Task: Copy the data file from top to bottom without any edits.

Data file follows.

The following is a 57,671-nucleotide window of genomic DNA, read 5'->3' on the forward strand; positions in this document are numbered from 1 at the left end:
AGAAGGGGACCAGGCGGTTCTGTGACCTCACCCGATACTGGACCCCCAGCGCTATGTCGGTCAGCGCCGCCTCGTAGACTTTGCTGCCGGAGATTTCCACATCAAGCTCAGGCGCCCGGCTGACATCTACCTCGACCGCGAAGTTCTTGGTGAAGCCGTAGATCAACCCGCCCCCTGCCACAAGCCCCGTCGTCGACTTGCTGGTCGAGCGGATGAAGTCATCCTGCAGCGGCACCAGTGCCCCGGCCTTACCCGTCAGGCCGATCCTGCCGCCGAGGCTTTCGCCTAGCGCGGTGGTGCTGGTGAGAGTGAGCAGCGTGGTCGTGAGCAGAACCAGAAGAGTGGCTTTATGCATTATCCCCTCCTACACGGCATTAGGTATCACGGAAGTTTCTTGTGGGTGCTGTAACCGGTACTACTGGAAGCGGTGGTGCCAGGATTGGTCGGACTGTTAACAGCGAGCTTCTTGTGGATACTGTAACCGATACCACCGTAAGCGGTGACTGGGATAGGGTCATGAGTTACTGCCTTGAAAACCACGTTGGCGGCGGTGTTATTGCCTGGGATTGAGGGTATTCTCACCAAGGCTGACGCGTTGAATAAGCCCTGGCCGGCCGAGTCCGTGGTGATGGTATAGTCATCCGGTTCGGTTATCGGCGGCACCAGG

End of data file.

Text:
The following is a 57,671-nucleotide window of genomic DNA, read 5'->3' on the forward strand; positions in this document are numbered from 1 at the left end:
AGAAGGGGACCAGGCGGTTCTGTGACCTCACCCGATACTGGACCCCCAGCGCTATGTCGGTCAGCGCCGCCTCGTAGACTTTGCTGCCGGAGATTTCCACATCAAGCTCAGGCGCCCGGCTGACATCTACCTCGACCGCGAAGTTCTTGGTGAAGCCGTAGATCAACCCGCCCCCTGCCACAAGCCCCGTCGTCGACTTGCTGGTCGAGCGGATGAAGTCATCCTGCAGCGGCACCAGTGCCCCGGCCTTACCCGTCAGGCCGATCCTGCCGCCGAGGCTTTCGCCTAGCGCGGTGGTGCTGGTGAGAGTGAGCAGCGTGGTCGTGAGCAGAACCAGAAGAGTGGCTTTATGCATTATCCCCTCCTACACGGCATTAGGTATCACGGAAGTTTCTTGTGGGTGCTGTAACCGGTACTACTGGAAGCGGTGGTGCCAGGATTGGTCGGACTGTTAACAGCGAGCTTCTTGTGGATACTGTAACCGATACCACCGTAAGCGGTGACTGGGATAGGGTCATGAGTTACTGCCTTGAAAACCACGTTGGCGGCGGTGTTATTGCCTGGGATTGAGGGTATTCTCACCAAGGCTGACGCGTTGAATAAGCCCTGGCCGGCCGAGTCCGTGGTGATGGTATAGTCATCCGGTTCGGTTATCGGCGGCACCAGG